Better Coffee Through Bacterial Chemistry
Kopi luwak, some of the world’s most prized java, sells for more than $600 a pound. The price is based on the Indonesian blend’s unique marinating process: A small, furry, catlike creature called a palm civet devours coffee cherries, then poops out the undigested seeds—that is, coffee beans, which ferment inside the animal’s digestive tract. Camille Delebecque, a biologist, and Sophie Deterre, a flavor chemist, have spent much of the past year working to replicate the civet’s flavor-altering powers while taking the mammal and its poop out of the equation.
Delebecque and Deterre co-founded startup Afineur in New York in late 2014. They’re practicing a form of synthetic ecology, a highly controlled process of trial and error meant to outperform the families of microorganisms found in the civet’s gut. Unlike the civet, “we control which microbes we seed the foods with,” Delebecque says. “We use this fermentation to tailor the chemistry of these foods.”
Afineur is infusing two varieties of beans—one Colombian, one Tanzanian—with bacteria and fungi chosen from a library of about 700 species not typically found in the world’s handful of naturally fermented coffees. The company steeps hundreds of pounds of unroasted beans in metal fermenters for one or two days with what Delebecque would only call a “supersmall amount” of its microbial cocktail, which eats away at the beans’ surface and changes their flavor. Roasting the beans burns off any lingering microorganisms.
The co-founders say they’ve identified species that perform specific functions you’d probably want done to your coffee beans. Some microbes eat chemicals that can make the beans taste bitter or astringent when roasted. Others chew away at sugar, protein, and even caffeine, for a kind of biological decaffeination. The Tanzanian roast doesn’t exactly match the taste of kopi luwak, but Delebecque says that’s by design. Afineur’s smooth, fruity roast has a relatively low acid content, making it potentially easier on the stomach. Producing the beans this way, instead of through civet farming, also means there’s no caging or force-feeding involved.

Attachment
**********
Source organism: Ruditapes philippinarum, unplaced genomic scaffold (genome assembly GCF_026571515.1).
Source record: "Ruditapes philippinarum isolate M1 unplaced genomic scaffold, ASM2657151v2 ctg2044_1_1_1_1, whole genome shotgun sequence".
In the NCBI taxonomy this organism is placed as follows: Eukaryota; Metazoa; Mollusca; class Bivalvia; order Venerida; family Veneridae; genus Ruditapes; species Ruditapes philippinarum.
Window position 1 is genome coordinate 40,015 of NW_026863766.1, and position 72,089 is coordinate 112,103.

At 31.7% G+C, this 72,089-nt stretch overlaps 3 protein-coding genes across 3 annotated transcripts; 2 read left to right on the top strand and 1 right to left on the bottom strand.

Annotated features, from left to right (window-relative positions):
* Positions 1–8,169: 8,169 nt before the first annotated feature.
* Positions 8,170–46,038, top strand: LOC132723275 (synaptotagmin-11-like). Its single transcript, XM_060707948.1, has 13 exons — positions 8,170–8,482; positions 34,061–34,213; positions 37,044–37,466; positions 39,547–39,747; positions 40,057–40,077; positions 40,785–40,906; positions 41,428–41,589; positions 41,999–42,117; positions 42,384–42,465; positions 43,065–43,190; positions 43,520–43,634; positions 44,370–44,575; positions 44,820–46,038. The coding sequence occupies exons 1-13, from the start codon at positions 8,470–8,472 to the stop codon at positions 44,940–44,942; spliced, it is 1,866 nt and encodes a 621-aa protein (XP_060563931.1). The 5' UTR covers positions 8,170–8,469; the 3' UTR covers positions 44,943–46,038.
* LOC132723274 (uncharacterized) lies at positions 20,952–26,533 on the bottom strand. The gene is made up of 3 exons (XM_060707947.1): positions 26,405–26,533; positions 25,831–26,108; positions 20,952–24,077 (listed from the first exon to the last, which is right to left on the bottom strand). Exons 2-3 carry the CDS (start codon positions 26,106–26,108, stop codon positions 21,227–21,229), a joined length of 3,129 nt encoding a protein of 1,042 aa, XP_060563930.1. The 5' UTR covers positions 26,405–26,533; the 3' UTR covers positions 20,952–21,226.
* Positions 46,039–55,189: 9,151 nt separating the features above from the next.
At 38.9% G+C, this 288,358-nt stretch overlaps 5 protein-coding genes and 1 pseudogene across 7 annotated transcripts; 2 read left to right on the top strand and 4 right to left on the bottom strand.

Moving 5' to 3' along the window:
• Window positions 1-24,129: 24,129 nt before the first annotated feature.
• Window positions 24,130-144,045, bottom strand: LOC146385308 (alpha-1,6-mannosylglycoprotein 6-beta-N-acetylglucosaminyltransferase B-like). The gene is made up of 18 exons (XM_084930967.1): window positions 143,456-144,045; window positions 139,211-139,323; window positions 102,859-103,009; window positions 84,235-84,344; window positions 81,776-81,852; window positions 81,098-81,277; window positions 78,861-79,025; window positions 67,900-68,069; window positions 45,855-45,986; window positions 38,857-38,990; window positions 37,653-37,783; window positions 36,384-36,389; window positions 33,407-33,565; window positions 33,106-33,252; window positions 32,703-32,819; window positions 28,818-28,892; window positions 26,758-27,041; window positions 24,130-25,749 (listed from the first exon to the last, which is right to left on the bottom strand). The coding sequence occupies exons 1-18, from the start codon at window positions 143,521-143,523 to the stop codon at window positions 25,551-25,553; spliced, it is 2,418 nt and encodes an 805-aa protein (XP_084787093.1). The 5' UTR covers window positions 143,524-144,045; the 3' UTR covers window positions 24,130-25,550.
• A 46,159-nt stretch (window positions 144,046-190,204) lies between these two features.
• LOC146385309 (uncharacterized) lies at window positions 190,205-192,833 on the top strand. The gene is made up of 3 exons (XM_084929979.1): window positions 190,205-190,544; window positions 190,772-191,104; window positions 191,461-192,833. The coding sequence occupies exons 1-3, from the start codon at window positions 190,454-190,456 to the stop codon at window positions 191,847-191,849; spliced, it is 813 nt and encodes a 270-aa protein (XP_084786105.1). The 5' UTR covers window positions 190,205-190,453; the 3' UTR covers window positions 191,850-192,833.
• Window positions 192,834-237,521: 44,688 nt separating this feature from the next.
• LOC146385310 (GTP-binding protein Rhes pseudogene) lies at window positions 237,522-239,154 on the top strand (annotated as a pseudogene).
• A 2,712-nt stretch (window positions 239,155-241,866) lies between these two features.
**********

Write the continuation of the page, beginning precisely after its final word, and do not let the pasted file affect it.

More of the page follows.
Delebecque and Deterre, the company’s only full-time employees, met in high school on the outskirts of Paris. Deterre went on to work as a flavor chemist at Grand Marnier, the U.S. Department of Agriculture, and Mars, the candy maker. She was Delebecque’s first choice for a partner when he became passionate about experimenting with coffee as a caffeine-addled medical researcher at Harvard. “I take coffee very seriously,” Deterre says. “Like wine and cheese.”
The duo raised $60,000 in venture funding from startup accelerator IndieBio to get their company going. They say they made about $100,000 in revenue in 2015 selling their beans at a handful of retail shops and on Kickstarter, where they charge $29 for 5 ounces or $129 for 30 oz. That’s cheaper than kopi luwak and not far from a month’s worth of daily Starbucks lattes, but it’s an order of magnitude more than you’d spend on most brew-your-own Starbucks beans. Former Starbucks technical director Dan Belliveau says Afineur’s cost relegates it to a fairly small niche. “But if it’s being sold, that’s the free market,” says Belliveau, now the chief executive officer of CF Global Holdings, a startup that makes a high-fiber flour from coffee byproducts. “Power to them.”
Delebecque says he and Deterre are working on ways to ferment cereals. For now, they’re rolling out a global subscription service for their beans ($49 for 10 oz. of beans a month, or an undetermined discount for a year’s supply) and negotiating to put Afineur’s beans in Whole Foods stores and high-end restaurants in the New York area. Delebecque says he’s not concerned about the limits of the company’s audience: “Consumers are looking for interesting flavors. Fermentation’s unlocking a whole new element.”
The bottom line: Afineur is fermenting coffee with combinations of bacteria and fungi to give the beans more rarefied flavors.